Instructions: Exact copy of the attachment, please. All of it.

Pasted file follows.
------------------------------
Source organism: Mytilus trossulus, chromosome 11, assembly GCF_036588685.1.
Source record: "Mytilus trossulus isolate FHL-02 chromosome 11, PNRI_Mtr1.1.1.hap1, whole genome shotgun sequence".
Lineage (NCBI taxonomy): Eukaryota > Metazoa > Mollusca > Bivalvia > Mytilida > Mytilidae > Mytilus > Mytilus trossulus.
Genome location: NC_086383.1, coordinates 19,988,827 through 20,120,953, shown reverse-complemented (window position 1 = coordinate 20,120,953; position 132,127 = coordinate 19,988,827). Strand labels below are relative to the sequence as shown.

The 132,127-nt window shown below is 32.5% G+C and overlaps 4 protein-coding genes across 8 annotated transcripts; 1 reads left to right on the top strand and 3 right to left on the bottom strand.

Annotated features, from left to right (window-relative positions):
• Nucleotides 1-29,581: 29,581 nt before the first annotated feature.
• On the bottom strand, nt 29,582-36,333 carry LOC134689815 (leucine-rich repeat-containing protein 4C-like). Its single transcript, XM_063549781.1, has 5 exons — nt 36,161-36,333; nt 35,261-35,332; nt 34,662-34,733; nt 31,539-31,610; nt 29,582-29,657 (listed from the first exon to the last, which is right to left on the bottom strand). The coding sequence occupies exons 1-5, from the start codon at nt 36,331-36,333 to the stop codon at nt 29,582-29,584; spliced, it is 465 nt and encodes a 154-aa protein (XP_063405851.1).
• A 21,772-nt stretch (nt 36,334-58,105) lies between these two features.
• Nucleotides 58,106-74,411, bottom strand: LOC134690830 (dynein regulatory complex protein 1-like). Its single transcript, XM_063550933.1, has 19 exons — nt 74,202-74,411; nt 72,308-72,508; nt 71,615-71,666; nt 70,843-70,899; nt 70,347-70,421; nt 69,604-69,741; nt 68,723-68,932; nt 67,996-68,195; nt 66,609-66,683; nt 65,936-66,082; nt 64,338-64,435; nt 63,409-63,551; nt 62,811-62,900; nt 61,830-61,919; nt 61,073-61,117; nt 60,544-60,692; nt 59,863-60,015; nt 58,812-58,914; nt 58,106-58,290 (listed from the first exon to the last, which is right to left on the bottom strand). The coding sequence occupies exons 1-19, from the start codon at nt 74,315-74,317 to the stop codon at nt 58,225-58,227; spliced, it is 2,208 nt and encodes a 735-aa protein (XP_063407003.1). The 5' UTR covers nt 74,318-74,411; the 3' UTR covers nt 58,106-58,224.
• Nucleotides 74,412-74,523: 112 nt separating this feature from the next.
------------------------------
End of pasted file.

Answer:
Source organism: Mytilus trossulus, chromosome 11, assembly GCF_036588685.1.
Source record: "Mytilus trossulus isolate FHL-02 chromosome 11, PNRI_Mtr1.1.1.hap1, whole genome shotgun sequence".
Lineage (NCBI taxonomy): Eukaryota > Metazoa > Mollusca > Bivalvia > Mytilida > Mytilidae > Mytilus > Mytilus trossulus.
Genome location: NC_086383.1, coordinates 19,988,827 through 20,120,953, shown reverse-complemented (window position 1 = coordinate 20,120,953; position 132,127 = coordinate 19,988,827). Strand labels below are relative to the sequence as shown.

The 132,127-nt window shown below is 32.5% G+C and overlaps 4 protein-coding genes across 8 annotated transcripts; 1 reads left to right on the top strand and 3 right to left on the bottom strand.

Annotated features, from left to right (window-relative positions):
• Nucleotides 1-29,581: 29,581 nt before the first annotated feature.
• On the bottom strand, nt 29,582-36,333 carry LOC134689815 (leucine-rich repeat-containing protein 4C-like). Its single transcript, XM_063549781.1, has 5 exons — nt 36,161-36,333; nt 35,261-35,332; nt 34,662-34,733; nt 31,539-31,610; nt 29,582-29,657 (listed from the first exon to the last, which is right to left on the bottom strand). The coding sequence occupies exons 1-5, from the start codon at nt 36,331-36,333 to the stop codon at nt 29,582-29,584; spliced, it is 465 nt and encodes a 154-aa protein (XP_063405851.1).
• A 21,772-nt stretch (nt 36,334-58,105) lies between these two features.
• Nucleotides 58,106-74,411, bottom strand: LOC134690830 (dynein regulatory complex protein 1-like). Its single transcript, XM_063550933.1, has 19 exons — nt 74,202-74,411; nt 72,308-72,508; nt 71,615-71,666; nt 70,843-70,899; nt 70,347-70,421; nt 69,604-69,741; nt 68,723-68,932; nt 67,996-68,195; nt 66,609-66,683; nt 65,936-66,082; nt 64,338-64,435; nt 63,409-63,551; nt 62,811-62,900; nt 61,830-61,919; nt 61,073-61,117; nt 60,544-60,692; nt 59,863-60,015; nt 58,812-58,914; nt 58,106-58,290 (listed from the first exon to the last, which is right to left on the bottom strand). The coding sequence occupies exons 1-19, from the start codon at nt 74,315-74,317 to the stop codon at nt 58,225-58,227; spliced, it is 2,208 nt and encodes a 735-aa protein (XP_063407003.1). The 5' UTR covers nt 74,318-74,411; the 3' UTR covers nt 58,106-58,224.
• Nucleotides 74,412-74,523: 112 nt separating this feature from the next.